It may be 66 years since the end of the Second World War, but that black period in history still fascinates and intrigues storytellers, historians and film-makers, as it continues to offering glimpses into man’s humanity and inhumanity. The passing of time has also seen terrible revelations come to light.
One such revelation is the tragic events that unfolded in July 1942 in Paris, in which some 13,000 Jews were rounded by the local police (in what would become known as the Rafle du Vélodrome d’Hiver) and sent to the infamous Drancy internment camp, before being shipped off to Auschwitz. It was only in 1995 that former French President, Jacques Chirac, apologised for the complicit role of French policemen and civil servants who served in the raid. The inhuman events have now been fictionalised in two films: Sarah’s Key, starring Kristin Scott Thomas (currently playing in cinemas), and The Round-Up, which has just been given a UK DVD release.
Using real-life accounts, The Round-Up follows the Weisman and Traube families as they are arrested and herded into a vast 1930’s-built velodrome (demolished in 1959) situated near the Eiffel Tower. With no water, little food and disease prevalent, conditions worsen as the weeks pass. A Protestant nurse, Annette Monod (Melanie Laurent), volunteers to help, assisting a Jewish doctor (Jean Reno in a smaller role than you imagine), and when the families are transferred to a transit camp, Annette follows.
While waiting to be shipped to work camps in Poland (in reality the death camps), the families and their children, including Jo Weisman and an orphan called Noé, try to make sense of their fate. When the French authorities (under the orders of Marshal Pétain) decide that the children should not be separated from their parents, the Nazis see this as an opportunity to exterminate the children along with their parents. On learning the truth about the work camps, young Jo then hatches a plan to escape…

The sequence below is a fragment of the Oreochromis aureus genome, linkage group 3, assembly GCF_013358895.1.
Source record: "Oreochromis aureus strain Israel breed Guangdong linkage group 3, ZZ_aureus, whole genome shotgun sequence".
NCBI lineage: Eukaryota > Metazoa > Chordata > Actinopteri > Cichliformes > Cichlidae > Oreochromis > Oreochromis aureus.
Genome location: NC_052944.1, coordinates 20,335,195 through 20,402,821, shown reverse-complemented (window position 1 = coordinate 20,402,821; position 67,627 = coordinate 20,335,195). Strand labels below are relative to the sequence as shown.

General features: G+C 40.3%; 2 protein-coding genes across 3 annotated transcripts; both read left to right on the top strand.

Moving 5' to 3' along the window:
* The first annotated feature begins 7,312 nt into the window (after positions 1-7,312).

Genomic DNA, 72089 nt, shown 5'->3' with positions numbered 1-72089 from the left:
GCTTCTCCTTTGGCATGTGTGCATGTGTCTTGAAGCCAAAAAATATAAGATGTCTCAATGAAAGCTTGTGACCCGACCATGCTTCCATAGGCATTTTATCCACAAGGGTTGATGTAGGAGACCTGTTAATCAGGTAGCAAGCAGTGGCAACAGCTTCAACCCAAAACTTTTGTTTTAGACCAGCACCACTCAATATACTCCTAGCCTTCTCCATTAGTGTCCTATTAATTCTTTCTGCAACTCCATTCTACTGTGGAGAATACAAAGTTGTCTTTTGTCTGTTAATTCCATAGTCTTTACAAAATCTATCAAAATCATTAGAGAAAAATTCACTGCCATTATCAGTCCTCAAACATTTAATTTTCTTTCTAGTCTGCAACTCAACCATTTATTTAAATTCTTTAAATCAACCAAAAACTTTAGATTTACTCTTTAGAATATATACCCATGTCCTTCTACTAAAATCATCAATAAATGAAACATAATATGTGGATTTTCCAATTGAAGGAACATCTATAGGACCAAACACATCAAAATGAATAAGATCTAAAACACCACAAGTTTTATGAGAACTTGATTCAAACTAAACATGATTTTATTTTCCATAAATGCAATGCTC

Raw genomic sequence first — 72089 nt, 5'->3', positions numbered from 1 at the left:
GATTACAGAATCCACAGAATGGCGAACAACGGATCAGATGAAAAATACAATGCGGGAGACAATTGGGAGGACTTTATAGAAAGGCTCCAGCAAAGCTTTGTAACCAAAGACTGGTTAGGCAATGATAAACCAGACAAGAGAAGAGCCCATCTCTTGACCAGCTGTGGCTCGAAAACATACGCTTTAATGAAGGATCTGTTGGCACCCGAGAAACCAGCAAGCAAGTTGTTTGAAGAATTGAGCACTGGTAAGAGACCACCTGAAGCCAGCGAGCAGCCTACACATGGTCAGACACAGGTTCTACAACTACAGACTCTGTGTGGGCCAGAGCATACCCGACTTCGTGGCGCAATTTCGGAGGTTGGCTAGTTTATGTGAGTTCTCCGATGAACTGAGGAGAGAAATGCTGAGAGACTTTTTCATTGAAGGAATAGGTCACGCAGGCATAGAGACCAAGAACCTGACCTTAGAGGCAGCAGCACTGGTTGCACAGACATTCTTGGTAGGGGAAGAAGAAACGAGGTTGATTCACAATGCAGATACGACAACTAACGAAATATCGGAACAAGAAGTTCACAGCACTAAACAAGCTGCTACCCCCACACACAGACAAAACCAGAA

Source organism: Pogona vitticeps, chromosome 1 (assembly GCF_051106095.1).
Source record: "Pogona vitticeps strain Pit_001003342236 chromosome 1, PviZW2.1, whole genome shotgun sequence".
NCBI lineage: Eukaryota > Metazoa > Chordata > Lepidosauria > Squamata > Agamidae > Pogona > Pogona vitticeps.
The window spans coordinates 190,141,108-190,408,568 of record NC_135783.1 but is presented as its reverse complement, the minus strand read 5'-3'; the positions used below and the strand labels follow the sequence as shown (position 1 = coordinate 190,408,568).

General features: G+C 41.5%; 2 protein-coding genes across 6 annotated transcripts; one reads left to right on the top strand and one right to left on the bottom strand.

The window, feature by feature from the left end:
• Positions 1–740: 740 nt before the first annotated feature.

This is a beautifully crafted movie, with fine performances (especially the youngsters) and follows in the footsteps of some other fine movies dealing with similar issues (like Louis Malle’s Lacombe, Lucien in 1974 and his 1987 semi-autobiographic drama Au revoir les enfants, and 2008’s The Boy With the Striped Pajamas – catch it tonight on BBC2 at 9pm).
One of the most powerful images that stays with you is a scene in which the children describe the burning smell of the camp’s crematoria as sponge cake or waffles. It’s deeply moving. Meanwhile, one of the most disturbing sights is witnessing the French police complying with their German masters and treating their fellow countrymen so cruelly.
A similar situation arises at the very end of Vittorio De Sica’s 1970 masterpiece, The Garden of the Finzi-Contini. Long out of distribution, it has finally been re-mastered and re-released, through Arrow Academy.
As war breaks out, an aristocratic Jewish family (the Finzi-Contini) feels safe behind the walls of their grand estate as Fascism grips the country. Living in a state a denial, Micòl (The Conformist’s Dominique Sanda) and her sickly brother Alberto (Helmut Berger, in his second film) carry on holding tennis games and summer parties with their friends, including Giorgio (who holds a torch for Micòl) and Bruno (a gentile with socialist sympathies). But when the reality of Mussolini’s anti-Semitic restrictions finally hits home, the wealth, privilege and social position of the Finzi-Continis counts for nothing under the new world order. And when they are arrested by Italian soldiers rounding up the city’s Jewish population, the Finzi-Continis must then await their fate (deportation to a concentration camp) in a former classroom.
Drawing on the celebrated work of author Giorgio Bassani, the film won De Sica the Oscar for Best Foreign Film, and it certainly deserves reappraisal. With its stirring story, stunning yet ultimately tragic setting, majestic score and chilling final scene, it still retains all its power 40 years after its release.